Nostradamus – Latin for “Useless”

Michel de Nostredame (1503-1566) was a French poet who is now mostly known as the prophet Nostradamus.

Given recent newsworthy events worldwide, one might wonder why we weren’t able to save countless lives using Nostradamus’ reputable skills as a seer. One might also wonder what use modern interpreters are when they can’t seem to “predict” any of these events until after an event has already taken place — a notable handicap. They generally apply a particular quatrain (i.e., stanza) and conclude “Gee, wasn’t Nostradamus amazing”. I would consider it amazing if there was any practical use to this process, but even if he was a 100% accurate seer, I’d still wonder why anyone should care given that modern post-event interpretations of his prophecies are completely useless.

Of course, this is all building up to something: What did McProphecy have to say about the recent BP Deepwater Horizon oil spill and what can we learn from the prediction? Luckily, at least two Nostradamians have the answer.

We’ll begin with John Hogue (apparently modeling his look after a certain someone…) who presents the answer amidst rambling astrological nonsense and various commentary on Obama and Big Oil. You may remember Hogue from a previous Skeptic North post about his 2009 “predictions”. About the oil spill, Hogue has this to say:

To what extent the vast semi-submerged oil clouds underwater can be cast ashore in storm surges is unknown. To what extent torrential tropical storm downpours will fall tainted with hydrocarbons is unknown. Will they come down in reddened rains as some macabre fulfillment of Nostradamus’ prophecies of blood-soaked red rains in his prophecy of the Third Antichrist in Century 8 Quatrain 77? (See Third Antichrist for the full prophecy and all of its possible interpretations.)

He was vague enough to give this a questioning “maybe” sort of tone, but let’s have a look at the quatrain he mentioned anyway:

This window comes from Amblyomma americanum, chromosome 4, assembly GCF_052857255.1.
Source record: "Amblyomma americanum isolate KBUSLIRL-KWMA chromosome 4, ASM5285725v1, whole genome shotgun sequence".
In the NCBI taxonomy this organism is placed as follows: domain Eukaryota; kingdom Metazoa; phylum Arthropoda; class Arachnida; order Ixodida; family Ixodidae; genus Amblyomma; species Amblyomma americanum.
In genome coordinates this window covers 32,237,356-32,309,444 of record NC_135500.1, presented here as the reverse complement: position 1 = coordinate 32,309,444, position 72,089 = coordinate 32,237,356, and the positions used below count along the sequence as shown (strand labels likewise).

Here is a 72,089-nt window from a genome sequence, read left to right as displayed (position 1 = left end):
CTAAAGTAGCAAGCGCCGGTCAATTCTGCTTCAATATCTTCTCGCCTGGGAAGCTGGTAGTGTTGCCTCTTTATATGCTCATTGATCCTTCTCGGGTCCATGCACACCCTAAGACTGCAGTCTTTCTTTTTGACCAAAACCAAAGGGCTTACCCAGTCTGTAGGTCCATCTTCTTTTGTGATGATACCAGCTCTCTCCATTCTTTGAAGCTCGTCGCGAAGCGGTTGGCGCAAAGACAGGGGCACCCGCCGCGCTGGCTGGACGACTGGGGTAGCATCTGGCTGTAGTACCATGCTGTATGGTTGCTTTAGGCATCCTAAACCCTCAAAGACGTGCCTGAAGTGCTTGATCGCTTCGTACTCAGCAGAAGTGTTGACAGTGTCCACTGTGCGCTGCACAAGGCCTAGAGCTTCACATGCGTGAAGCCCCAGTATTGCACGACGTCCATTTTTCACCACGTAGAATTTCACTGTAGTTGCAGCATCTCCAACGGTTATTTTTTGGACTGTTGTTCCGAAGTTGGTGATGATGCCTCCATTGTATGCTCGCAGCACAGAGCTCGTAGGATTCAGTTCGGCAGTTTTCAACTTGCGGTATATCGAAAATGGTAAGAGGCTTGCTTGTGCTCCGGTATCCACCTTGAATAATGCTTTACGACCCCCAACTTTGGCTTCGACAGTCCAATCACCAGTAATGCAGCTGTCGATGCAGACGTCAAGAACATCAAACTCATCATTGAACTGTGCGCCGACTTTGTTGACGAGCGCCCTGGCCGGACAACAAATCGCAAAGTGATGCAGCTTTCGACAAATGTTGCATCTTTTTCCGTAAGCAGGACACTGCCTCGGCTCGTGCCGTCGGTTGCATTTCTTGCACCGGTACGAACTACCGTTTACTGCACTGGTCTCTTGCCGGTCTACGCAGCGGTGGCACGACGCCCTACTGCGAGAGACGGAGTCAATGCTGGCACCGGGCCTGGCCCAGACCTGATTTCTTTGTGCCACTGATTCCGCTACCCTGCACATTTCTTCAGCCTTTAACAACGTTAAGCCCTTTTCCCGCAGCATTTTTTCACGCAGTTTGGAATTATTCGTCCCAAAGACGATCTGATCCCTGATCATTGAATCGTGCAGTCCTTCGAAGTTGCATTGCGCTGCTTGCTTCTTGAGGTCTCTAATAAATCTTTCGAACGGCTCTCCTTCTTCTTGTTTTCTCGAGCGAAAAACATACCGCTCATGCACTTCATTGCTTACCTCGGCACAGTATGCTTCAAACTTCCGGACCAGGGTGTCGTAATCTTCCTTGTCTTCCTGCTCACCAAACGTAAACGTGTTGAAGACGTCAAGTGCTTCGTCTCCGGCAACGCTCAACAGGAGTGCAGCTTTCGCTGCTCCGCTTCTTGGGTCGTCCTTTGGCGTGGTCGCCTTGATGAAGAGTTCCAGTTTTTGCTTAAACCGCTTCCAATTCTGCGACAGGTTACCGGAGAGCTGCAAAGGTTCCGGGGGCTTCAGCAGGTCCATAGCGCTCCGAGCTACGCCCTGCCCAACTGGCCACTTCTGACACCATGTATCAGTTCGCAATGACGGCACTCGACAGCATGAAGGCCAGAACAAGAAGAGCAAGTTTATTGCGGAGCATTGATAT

L’antechrist trois bien tost anniehilez,
Vingt et sept ans sang durera sa guerre.
Les heretiques mortz, captifs, exilez.
Sang corps humain eau rougi gresler terre.


The Antichrist very soon annihilates the three,
Twenty-seven years the blood of his war will last.
The unbelievers are dead, captive, exiled;
With blood, human bodies, water and red hail covering the earth.

Um…what the heck does any of that have to do with an oil spill? Apparently this oil spill might be linked to the anti-Christ — a poorly-defined figure who changes with each edition of his book, depending on the relevant “evil” in the world (see the Penn and Teller: Bullshit! episode entitled “End of the World”, specifically the James Randi segments, for more details). But to the untrained eye, this appears to be simply a giant non sequitur. But he continues:

I said last year in Predictions for 2010 that the next global economic crisis looming in the latter half of 2010 will be triggered by the oil industry. We would return to a barrel of oil soaring beyond the $100.00 range.

Did he? A search for the word “oil” in his link for 2010 predictions turns up nothing. He didn’t even mention it. Moving on.

Secondly, there’s this article by the also-bearded Joseph Robert Jochmans: “Did Nostradamus foresee this event over 450 years ago?” I bet I can guess the answer to that… Curiously his analysis stems from a different quatrain than the one John Hogue thought was relevant, Century I, Quatrain 29.


Quand le poisson terrestre et aquatique,
Part forte vague au gravier sera mis,
Sa forme étrange suave et horrifique,
Par mer aux murs bien tôt les ennemis.

“A strict translation can be given in these modern English words”

When fish and other land and sea life,
By force will be put upon the beach by a strong wave,
Its form will appear strange, oily and horrible,
Coming by seawater very steadily it shall climb the walls as an enemy.

Luckily, I happen to speak French and this is by no means a “strict” translation to modern English. For example, the word “suave” appears to have been translated as “oily”. There are several translations for the word suave, none of which mean “oily”. Here’s my rather literal (i.e., strict) translation, without added poetic flare:

When the terrestrial and aquatic fish